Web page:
• Other financial accounts such as Cash App, PayPal, and cryptocurrencies

You will also need to provide bank statements going back 6 months to account for payments and purchases made during the bankruptcy “look back” period. You can often obtain copies of these statements from your bank or financial advisor.

Homes & Real Estate Assets

In many bankruptcies, your home is your biggest and most important asset. There are exemptions that protect your primary residence, but only up to a certain value of net equity. Mortgages and home equity loans can also account for a significant part of your debt. That’s why you need to bring your bankruptcy attorney a lot of information about any real estate you own:

  • Titles and deeds with formal legal descriptions
  • Tax assessments establishing the state equalized value
  • Estimates of the fair market value such as an online market estimate, realtor suggested listing, or formal appraisal
  • Mortgage agreements and invoices showing current balances

Copies of your deeds and tax assessments are available at the county clerk’s office where the property is located. You can get a copy of mortgage documents and statements from your bank. Your bankruptcy attorney can help you arrange a formal appraisal if needed.

Documenting Debts & Creditors

Whether you file a Chapter 7 or Chapter 13, your bankruptcy documents will need to include a full list of all your debts and creditors. Each creditor -- from your mortgage company to your aunt -- will receive notice of your bankruptcy and have an option to attend a creditor hearing (though most choose not to). To prepare for this, your bankruptcy attorney will need complete documentation of everything you owe. This includes:

  • Unpaid mortgage and home equity loan payments
  • Car notes
  • Credit card accounts
  • Medical debts
  • Utility payments

Most often, this documentation is your most recent statement. You should search your email accounts and gather the bills that come in over the month before you file your bankruptcy, to be sure you have accounted for everything you owe.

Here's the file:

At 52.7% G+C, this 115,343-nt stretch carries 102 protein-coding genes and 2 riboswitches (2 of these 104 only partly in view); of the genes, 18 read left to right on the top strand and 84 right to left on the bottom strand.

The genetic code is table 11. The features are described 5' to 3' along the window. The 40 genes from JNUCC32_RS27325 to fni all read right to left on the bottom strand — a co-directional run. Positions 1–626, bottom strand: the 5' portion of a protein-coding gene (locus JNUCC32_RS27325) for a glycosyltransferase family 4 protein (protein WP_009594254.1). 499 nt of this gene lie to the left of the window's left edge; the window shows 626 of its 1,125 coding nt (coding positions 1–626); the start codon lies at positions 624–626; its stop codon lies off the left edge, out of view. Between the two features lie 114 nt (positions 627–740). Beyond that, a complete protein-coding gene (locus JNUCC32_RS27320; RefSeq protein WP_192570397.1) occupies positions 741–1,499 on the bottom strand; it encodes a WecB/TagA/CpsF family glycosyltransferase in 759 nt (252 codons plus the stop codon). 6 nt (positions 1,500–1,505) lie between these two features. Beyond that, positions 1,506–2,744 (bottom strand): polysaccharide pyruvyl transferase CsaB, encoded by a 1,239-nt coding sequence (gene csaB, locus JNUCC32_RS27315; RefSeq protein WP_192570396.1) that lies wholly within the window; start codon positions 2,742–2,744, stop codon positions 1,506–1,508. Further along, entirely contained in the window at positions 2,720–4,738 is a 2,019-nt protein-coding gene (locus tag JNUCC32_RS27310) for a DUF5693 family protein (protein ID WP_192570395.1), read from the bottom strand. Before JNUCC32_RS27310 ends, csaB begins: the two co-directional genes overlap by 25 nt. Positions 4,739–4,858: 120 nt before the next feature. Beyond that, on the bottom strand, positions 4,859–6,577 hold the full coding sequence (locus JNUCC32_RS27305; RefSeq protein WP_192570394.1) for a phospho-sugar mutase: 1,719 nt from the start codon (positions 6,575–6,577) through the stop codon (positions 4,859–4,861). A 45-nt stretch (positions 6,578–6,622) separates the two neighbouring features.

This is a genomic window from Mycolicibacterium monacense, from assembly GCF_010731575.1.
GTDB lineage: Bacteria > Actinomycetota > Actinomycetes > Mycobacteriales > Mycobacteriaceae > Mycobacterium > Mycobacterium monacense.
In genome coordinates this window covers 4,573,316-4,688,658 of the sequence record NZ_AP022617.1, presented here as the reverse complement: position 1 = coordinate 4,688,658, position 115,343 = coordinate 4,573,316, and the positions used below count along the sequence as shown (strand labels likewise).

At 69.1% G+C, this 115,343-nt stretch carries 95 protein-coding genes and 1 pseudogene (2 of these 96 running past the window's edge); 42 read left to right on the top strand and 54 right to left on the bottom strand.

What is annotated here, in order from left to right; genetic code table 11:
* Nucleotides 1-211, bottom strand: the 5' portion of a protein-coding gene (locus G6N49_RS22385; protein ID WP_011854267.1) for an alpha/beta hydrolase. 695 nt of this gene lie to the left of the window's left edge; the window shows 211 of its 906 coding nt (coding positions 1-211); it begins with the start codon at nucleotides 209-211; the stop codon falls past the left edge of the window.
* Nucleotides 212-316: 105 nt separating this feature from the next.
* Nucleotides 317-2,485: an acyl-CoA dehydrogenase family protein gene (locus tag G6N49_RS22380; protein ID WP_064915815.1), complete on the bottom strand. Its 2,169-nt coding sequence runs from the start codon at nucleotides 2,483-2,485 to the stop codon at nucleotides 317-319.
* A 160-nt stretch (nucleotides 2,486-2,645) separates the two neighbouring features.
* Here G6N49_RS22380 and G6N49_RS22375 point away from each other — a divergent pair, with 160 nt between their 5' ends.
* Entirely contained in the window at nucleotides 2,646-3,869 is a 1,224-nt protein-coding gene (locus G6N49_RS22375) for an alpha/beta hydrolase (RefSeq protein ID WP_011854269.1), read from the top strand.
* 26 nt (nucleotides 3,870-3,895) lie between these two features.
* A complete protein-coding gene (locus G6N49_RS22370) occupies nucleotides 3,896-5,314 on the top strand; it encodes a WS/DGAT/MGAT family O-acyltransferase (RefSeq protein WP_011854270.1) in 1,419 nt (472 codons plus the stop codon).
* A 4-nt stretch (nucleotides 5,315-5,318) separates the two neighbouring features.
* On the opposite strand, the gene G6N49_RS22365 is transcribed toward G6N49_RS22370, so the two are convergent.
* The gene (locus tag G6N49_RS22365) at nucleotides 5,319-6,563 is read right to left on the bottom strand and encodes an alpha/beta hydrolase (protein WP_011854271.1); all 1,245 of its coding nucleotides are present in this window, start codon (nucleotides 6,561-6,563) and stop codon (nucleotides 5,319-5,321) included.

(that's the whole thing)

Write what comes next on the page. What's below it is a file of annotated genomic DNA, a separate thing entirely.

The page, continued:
Divorce Paperwork

Unpaid child support and spousal support (alimony) are nondischargeable in bankruptcy. However, your bankruptcy attorney still needs to account for them, particularly in a Chapter 13 bankruptcy payment plan. Your Michigan Judgment of Divorce will also describe which debts each spouse is responsible for. Be sure to provide all the final orders to your attorney, including:

  • Judgment of Divorce
  • Uniform Child Support Order (UCSO)
  • Uniform Spousal Support Order (USSO)
  • Qualified Domestic Relations Orders or Eligible Domestic Relations Orders (relating to retirement accounts)

These documents are available from the Circuit Court clerk’s office where the divorce was filed.

A successfully discharged bankruptcy depends on producing all the right documents. By bringing as many bankruptcy documents needed to file with you to your first attorney meeting as you can, you can shorten this process and get relief from creditors faster. At John A. Steinberger & Associates, P.C., we are a full-service bankruptcy law firm in Southeast MI. We serve debtors and families in Southfield, throughout Metro Detroit, and in the surrounding communities. We will help you review your financial situation and gather all the necessary documents to support and successfully complete your bankruptcy. Call us toll-free at (866) 690-2140 or contact us online to schedule a free initial consultation.